Backyard poultry heat stress tips
By Morgan Watts
Rowan Cooperative Extension
SALISBURY — I’m sure everyone has noticed at this point that summer is here in full swing. It is pretty clear with temperatures reaching in the mid- to high 90s on a daily basis, not to mention this humidity that we have going on most days.
Summertime can be very stressful on all types of animals. You read a lot about tips and tricks to do for your indoor or outdoor pets, but what about your backyard poultry? Summertime can be just as stressful for them.
Heat stress can cause a variety of production issues for you in your backyard poultry. Most of the time your birds will acclimate themselves to warmer weather with time. However, if heat surges occur, that is when they tend to experience the most stress.
Normally the most common thing is the heat will cause a decrease in egg production, which I am sure you have noticed by now, if that is the case for you. Other problems could be reduction in growth rate and a reduction in feed intake.
If you are raising these birds for your own consumption, this can be hard, as it will put you behind and you will be using more feed to reach that target weight. Other problems associated with heat would be a reduced egg size, egg quality and hatchability rate. These are effects that can be a problem but probably not something you will notice right off hand.
Knowing when and what to do in these stressful hot days can make a difference in the severity of the issues. I hope I can provide some guidelines to take into consideration when protecting your poultry from heat stress.
It is always good practice to provide fresh, clean water on a daily basis. This is something that should be a given. Normally just the location of the water needs some adjustments. Water needs to be in a location that is easy for all of your birds to reach and it needs to be available 24/7. With my own chickens, I prefer that the water is in a shaded area of the pen to help keep it cool.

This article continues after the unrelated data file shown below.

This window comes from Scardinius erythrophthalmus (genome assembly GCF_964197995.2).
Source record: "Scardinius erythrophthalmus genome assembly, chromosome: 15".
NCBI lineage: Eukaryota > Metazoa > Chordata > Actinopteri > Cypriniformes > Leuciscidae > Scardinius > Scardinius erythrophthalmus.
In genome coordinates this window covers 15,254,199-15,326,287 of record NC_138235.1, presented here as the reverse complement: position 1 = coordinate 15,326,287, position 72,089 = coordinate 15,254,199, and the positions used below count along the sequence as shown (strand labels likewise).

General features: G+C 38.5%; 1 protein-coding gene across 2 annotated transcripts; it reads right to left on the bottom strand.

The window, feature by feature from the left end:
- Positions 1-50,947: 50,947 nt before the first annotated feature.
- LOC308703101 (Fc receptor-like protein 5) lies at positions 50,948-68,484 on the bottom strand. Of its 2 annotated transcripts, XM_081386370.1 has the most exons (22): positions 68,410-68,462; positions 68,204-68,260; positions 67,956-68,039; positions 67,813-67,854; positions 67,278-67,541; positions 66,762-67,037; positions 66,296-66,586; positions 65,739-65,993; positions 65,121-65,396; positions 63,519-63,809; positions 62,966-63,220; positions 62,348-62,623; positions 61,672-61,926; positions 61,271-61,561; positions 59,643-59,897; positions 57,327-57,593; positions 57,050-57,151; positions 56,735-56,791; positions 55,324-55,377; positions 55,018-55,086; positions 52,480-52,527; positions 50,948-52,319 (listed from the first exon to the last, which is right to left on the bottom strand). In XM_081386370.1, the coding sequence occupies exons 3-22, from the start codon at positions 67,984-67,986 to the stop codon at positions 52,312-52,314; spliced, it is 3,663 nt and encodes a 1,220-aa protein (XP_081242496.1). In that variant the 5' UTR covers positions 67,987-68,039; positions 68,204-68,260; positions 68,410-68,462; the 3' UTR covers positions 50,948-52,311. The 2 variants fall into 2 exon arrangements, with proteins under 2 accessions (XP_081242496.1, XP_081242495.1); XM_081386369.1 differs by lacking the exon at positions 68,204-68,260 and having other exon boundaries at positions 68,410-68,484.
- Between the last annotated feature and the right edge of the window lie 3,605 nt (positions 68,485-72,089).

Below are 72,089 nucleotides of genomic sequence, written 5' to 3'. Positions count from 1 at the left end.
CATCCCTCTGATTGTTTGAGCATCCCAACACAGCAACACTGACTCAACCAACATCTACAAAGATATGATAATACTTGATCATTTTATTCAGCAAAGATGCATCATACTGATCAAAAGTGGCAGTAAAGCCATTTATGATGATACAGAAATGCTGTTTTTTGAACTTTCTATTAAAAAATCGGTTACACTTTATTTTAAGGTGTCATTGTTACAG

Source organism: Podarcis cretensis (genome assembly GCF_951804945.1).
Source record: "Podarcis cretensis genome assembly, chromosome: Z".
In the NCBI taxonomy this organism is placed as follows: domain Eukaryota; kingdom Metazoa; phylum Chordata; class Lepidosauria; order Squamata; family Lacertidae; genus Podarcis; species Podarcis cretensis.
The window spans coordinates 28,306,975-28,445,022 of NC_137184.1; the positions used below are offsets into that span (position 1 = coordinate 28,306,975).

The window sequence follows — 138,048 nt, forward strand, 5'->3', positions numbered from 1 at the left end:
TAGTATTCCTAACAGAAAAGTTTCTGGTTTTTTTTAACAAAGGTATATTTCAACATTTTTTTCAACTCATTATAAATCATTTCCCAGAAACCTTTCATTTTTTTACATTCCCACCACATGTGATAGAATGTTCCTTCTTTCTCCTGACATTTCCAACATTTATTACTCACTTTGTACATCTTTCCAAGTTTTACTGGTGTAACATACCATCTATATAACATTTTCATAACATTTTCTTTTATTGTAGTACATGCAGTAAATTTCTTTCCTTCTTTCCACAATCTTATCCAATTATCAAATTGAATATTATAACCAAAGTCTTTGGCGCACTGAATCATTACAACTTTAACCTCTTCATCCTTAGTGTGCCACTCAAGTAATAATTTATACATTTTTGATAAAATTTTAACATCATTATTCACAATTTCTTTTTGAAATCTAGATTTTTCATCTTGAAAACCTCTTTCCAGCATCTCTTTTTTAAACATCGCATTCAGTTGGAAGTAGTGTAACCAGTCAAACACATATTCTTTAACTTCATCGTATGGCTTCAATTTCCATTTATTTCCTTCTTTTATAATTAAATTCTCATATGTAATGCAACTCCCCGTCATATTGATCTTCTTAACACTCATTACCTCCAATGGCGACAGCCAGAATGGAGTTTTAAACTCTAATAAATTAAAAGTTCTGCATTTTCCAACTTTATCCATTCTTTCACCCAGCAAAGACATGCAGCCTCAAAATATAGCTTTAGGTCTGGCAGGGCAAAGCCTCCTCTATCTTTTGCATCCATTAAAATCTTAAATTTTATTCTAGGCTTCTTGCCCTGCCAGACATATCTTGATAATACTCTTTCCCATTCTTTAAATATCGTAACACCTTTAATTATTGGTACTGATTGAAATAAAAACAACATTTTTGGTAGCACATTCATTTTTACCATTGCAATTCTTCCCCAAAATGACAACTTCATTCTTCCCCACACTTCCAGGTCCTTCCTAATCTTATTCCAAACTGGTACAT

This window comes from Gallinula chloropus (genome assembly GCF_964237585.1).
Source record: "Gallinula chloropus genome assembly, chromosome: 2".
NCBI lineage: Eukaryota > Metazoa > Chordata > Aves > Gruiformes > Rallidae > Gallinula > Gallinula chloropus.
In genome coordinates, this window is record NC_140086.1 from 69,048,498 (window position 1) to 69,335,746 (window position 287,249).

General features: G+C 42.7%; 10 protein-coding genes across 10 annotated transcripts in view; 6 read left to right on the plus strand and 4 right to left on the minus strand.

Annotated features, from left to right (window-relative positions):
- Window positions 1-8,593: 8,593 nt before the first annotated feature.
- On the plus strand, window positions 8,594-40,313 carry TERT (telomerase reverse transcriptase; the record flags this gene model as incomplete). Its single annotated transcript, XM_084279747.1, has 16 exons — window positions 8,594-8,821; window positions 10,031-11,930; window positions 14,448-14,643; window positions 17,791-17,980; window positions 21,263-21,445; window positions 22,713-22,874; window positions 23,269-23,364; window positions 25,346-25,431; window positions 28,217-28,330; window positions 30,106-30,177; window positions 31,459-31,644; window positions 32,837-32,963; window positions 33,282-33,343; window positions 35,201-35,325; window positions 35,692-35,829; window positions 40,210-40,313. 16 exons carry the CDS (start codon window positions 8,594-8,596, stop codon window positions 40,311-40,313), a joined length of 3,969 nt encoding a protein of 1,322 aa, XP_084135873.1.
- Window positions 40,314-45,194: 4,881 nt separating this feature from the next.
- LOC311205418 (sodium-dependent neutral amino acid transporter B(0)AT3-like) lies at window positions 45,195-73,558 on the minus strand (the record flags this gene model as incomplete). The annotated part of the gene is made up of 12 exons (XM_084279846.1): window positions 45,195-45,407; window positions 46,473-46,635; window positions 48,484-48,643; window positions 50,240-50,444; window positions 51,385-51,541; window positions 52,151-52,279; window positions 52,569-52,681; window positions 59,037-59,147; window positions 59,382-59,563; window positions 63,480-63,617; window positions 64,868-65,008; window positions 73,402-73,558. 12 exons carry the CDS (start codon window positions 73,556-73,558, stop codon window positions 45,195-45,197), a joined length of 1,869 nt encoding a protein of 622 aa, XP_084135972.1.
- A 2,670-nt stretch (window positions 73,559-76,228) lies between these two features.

If you are extremely concerned about your birds and the heat, consider adding an electrolyte to their water. Another thing to consider is to make sure your water containers are the right size for even your smallest birds.
You should also avoid overcrowding by making sure your birds have plenty of space available. This arrangement will help reduce the amount of body heat and will give them ample room to move around. You should also make sure your coop or pen is well ventilated and offers the correct amount of shade. Last but definitely not least, you should also consider feeding your birds during the coolest part of the day as poultry produce heat during digestion.
For more information on these practices and heat stress in your backyard poultry, contact Morgan Watts, Rowan County livestock Extension agent, at 704-216-8970 or stop by our office at 2727-A Old Concord Road.